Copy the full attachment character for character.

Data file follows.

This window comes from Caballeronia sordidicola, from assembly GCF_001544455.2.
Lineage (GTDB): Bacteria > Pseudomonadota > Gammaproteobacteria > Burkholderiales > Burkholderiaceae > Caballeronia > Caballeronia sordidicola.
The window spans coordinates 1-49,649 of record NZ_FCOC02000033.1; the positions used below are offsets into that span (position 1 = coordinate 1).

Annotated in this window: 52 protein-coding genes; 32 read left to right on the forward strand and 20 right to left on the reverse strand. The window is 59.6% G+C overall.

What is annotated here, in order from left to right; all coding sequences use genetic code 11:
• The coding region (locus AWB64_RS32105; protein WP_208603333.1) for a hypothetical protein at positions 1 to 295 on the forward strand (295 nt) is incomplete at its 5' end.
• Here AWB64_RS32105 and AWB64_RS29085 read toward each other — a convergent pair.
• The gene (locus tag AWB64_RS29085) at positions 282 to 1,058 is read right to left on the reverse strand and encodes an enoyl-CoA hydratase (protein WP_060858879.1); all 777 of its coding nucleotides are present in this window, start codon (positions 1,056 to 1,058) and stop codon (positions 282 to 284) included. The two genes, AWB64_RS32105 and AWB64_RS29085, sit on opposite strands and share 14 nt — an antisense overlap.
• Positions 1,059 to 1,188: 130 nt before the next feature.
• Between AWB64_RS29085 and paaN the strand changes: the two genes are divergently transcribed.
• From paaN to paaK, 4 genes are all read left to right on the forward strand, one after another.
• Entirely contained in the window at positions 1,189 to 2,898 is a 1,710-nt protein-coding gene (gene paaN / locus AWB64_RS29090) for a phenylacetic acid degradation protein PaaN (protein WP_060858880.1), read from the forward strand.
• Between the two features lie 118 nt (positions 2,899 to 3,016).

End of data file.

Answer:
This window comes from Caballeronia sordidicola, from assembly GCF_001544455.2.
Lineage (GTDB): Bacteria > Pseudomonadota > Gammaproteobacteria > Burkholderiales > Burkholderiaceae > Caballeronia > Caballeronia sordidicola.
The window spans coordinates 1-49,649 of record NZ_FCOC02000033.1; the positions used below are offsets into that span (position 1 = coordinate 1).

Annotated in this window: 52 protein-coding genes; 32 read left to right on the forward strand and 20 right to left on the reverse strand. The window is 59.6% G+C overall.

What is annotated here, in order from left to right; all coding sequences use genetic code 11:
• The coding region (locus AWB64_RS32105; protein WP_208603333.1) for a hypothetical protein at positions 1 to 295 on the forward strand (295 nt) is incomplete at its 5' end.
• Here AWB64_RS32105 and AWB64_RS29085 read toward each other — a convergent pair.
• The gene (locus tag AWB64_RS29085) at positions 282 to 1,058 is read right to left on the reverse strand and encodes an enoyl-CoA hydratase (protein WP_060858879.1); all 777 of its coding nucleotides are present in this window, start codon (positions 1,056 to 1,058) and stop codon (positions 282 to 284) included. The two genes, AWB64_RS32105 and AWB64_RS29085, sit on opposite strands and share 14 nt — an antisense overlap.
• Positions 1,059 to 1,188: 130 nt before the next feature.
• Between AWB64_RS29085 and paaN the strand changes: the two genes are divergently transcribed.
• From paaN to paaK, 4 genes are all read left to right on the forward strand, one after another.
• Entirely contained in the window at positions 1,189 to 2,898 is a 1,710-nt protein-coding gene (gene paaN / locus AWB64_RS29090) for a phenylacetic acid degradation protein PaaN (protein WP_060858880.1), read from the forward strand.
• Between the two features lie 118 nt (positions 2,899 to 3,016).